Japanese Collection Society Wants To Charge You For Tweeting Lyrics

from the you-can't-be-serious dept

One of the earlier fun things on Twitter was the lyric of the day bot @lotd. Basically, if you sent a Twitter message to lotd, it would automatically repost the lyric for other lotd fans to read. Neat! But is it copyright infringement? Well… we’ve seen claims that lyrics online need to be licensed, and there have been a few discussions around whether or not you can copyright a tweet, but would anyone seriously try to collect royalties on Twittered lyrics?

Apparently the answer may be yes. Reader Anshar points us to a story claiming that Japan’s collection society JASRAC is putting together plans to collect royalties on Twittered lyrics. Honestly, the whole thing sounds so ridiculous that I’m hoping the original report is coming from the Japanese version of The Onion (please, someone tell me that’s the case). But this is JASRAC we’re talking about — which attacked YouTube quite early on for not stopping all copyrighted songs from appearing on the site.

According to the report, JASRAC said: “We want everyone to recognize that Internet is not your private place,” in defending the plan to charge royalties for such lyrical tweets. No, it’s not your private place, but that also means it’s not the industry’s private place to automatically demand the right to collect money any time anyone utters a snippet of a lyric. Japan’s copyright law is a lot less well developed than the US, and it doesn’t really have fair use within the law (notably, Japan has been a big supporter of ACTA).

Either way, if this story is true and not just some joke (please, please, tell me it’s a joke), it’s really quite ridiculous. People tweeting lyrics are not harming anyone by any stretch of the imagination. They’re fans. They’re encouraging more people to find out about a song or to remember an old song. They’re not taking away licensing rights or revenue or anything. They’re sharing lyrics, which is something JASRAC should be encouraging.

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Companies: jasrac, twitter

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Comments on “Japanese Collection Society Wants To Charge You For Tweeting Lyrics”

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18 Comments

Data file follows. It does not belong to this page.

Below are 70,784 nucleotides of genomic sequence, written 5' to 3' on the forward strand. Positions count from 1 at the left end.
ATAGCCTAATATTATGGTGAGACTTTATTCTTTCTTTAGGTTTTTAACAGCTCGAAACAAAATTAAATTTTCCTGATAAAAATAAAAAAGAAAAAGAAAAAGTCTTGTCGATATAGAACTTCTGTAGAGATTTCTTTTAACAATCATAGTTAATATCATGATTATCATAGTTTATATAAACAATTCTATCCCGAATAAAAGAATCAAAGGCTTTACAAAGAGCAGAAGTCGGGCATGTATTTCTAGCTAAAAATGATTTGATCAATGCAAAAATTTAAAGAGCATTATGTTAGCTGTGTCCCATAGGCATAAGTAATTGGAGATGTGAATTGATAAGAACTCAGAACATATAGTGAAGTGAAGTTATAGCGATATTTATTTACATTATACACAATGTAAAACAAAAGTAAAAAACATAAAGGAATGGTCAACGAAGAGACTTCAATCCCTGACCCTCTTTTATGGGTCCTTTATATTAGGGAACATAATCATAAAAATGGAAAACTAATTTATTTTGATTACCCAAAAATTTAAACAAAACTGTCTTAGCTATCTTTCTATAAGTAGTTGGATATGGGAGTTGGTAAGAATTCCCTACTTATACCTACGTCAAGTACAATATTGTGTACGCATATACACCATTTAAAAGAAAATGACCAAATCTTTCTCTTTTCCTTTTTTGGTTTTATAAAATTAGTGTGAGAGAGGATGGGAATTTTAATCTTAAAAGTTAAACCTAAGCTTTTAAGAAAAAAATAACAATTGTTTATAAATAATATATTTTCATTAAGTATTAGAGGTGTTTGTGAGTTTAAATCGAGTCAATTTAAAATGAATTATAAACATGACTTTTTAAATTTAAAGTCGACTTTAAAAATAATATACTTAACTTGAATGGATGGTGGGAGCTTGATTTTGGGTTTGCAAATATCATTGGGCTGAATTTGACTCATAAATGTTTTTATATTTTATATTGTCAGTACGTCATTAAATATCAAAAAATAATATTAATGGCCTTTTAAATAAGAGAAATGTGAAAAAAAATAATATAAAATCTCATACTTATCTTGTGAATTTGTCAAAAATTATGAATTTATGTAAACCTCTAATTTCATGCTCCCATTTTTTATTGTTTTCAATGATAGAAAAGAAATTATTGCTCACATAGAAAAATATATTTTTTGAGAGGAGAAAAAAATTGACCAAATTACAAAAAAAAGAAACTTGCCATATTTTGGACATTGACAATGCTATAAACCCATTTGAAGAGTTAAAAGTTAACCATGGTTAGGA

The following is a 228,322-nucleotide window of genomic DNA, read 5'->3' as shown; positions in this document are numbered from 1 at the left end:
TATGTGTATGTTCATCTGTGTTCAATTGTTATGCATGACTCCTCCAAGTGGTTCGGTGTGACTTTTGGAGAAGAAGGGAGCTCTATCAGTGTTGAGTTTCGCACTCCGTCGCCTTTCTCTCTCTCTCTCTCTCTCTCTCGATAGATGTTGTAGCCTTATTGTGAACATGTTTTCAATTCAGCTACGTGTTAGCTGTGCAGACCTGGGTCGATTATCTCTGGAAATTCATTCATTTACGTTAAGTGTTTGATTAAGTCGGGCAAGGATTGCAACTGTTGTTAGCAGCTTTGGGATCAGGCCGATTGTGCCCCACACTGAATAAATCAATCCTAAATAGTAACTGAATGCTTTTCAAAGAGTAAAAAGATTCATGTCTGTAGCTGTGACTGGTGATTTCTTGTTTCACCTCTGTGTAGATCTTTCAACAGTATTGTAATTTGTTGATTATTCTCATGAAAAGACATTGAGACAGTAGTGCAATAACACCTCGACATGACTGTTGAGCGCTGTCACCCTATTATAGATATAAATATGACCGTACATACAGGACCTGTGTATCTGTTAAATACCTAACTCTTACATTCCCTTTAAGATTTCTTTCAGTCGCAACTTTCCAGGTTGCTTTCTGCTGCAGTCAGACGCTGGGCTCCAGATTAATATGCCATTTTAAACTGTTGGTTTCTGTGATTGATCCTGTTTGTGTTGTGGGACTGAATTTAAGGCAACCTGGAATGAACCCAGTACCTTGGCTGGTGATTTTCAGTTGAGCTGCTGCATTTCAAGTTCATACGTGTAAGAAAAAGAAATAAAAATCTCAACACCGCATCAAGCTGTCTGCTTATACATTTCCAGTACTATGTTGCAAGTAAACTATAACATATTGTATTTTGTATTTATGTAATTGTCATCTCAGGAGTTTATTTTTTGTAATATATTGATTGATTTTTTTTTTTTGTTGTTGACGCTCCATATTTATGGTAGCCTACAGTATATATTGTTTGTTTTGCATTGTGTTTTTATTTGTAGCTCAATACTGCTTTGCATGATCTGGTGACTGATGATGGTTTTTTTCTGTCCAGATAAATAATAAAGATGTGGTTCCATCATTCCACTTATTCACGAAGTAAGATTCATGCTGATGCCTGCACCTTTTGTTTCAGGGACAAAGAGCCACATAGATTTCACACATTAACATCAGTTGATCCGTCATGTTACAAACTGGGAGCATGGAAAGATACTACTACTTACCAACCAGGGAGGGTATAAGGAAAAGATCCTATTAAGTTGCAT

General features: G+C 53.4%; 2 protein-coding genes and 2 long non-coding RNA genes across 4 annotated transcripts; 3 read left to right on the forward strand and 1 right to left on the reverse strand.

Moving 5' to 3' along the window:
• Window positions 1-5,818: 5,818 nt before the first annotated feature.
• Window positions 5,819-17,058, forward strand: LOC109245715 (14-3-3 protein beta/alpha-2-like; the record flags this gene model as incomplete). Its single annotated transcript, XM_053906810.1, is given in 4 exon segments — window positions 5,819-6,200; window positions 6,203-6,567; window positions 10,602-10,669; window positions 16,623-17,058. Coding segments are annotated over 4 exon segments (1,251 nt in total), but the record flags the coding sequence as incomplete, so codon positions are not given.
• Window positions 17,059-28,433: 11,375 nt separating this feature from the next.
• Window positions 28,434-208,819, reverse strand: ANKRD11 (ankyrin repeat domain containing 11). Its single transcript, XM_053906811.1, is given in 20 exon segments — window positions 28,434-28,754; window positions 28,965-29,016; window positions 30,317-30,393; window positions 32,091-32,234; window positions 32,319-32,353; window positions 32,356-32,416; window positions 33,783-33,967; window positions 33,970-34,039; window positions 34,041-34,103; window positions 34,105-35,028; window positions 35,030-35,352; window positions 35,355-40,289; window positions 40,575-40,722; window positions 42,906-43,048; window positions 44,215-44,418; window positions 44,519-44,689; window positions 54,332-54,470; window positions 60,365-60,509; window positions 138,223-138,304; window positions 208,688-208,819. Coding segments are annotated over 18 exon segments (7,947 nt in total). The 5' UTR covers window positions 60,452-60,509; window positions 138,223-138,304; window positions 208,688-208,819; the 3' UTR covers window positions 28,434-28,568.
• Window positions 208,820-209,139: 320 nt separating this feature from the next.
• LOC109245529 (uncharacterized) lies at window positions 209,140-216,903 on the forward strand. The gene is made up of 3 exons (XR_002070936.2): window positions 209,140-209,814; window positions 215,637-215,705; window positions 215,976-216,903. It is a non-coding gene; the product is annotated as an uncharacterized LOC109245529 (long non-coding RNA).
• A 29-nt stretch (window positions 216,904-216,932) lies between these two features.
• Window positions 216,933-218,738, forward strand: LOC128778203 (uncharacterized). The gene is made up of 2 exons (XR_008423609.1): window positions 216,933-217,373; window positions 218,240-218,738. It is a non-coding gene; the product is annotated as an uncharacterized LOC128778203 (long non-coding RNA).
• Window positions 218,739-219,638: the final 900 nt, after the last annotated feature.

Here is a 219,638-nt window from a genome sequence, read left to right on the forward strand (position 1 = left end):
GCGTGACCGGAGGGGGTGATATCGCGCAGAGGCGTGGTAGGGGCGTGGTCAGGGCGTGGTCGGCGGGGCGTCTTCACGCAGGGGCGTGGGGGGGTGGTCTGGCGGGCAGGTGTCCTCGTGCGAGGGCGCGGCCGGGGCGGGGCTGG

:Lobo Santosays:

Re: i have a finger up guess which

Isn’t that what they want?

You go into the record shop (hehe) and see a bunch of albums from groups you’ve never heard (of) before… you lay out $25 on one of these albums–which turns out to be complete garbage. A waste of money.

However, they’ve got your money and that’s about as far as they care to take the whole ‘quality’ angle.

ant anti mikesays:

@lobo

no instead what happens is they just keep what they have and like and if they know a musical guy that gives it away free they get from him.

otherwise im not nor is anyone i know gonna shell out 25$ for music HA right. NICE try ain’t also gonna happen what it will do is hasten the demise of labels which im all for and in fact im gonna go out on a limb and predict that after ACTA the labels will have at most 10 – 12 more years before they are totally GONE

williamsays:

Mike, I can tell you this is not a joke.

Being very familiar with Japanese manga, I can tell you that JASRAC has really really tight control over song lyrics in Japan. All the manga I have ever read that has lyrics in the story will have “authorized by JASRAC #000000” on the same page as a foot note.

This is also the reason that no Japanese song lyric site exists (in Japanese). I have been trying to find a good comprehensive online database of lyrics for Japanese pop songs and I can tell you that I haven’t found any in the last 10 years. For English pop songs here google will usually turn up something, but that doesn’t happen for Japanese lyrics. If there are results, they are usually English fan sites that has some Japanese lyrics for certain artists.

Seeing how this has been happening historically, I can see no reason why JASRAC is not planning to charge people for tweeting lyrics. And trust me, from their track record, they’ll probably succeed, thus killing tweeting Japanese lyrics.

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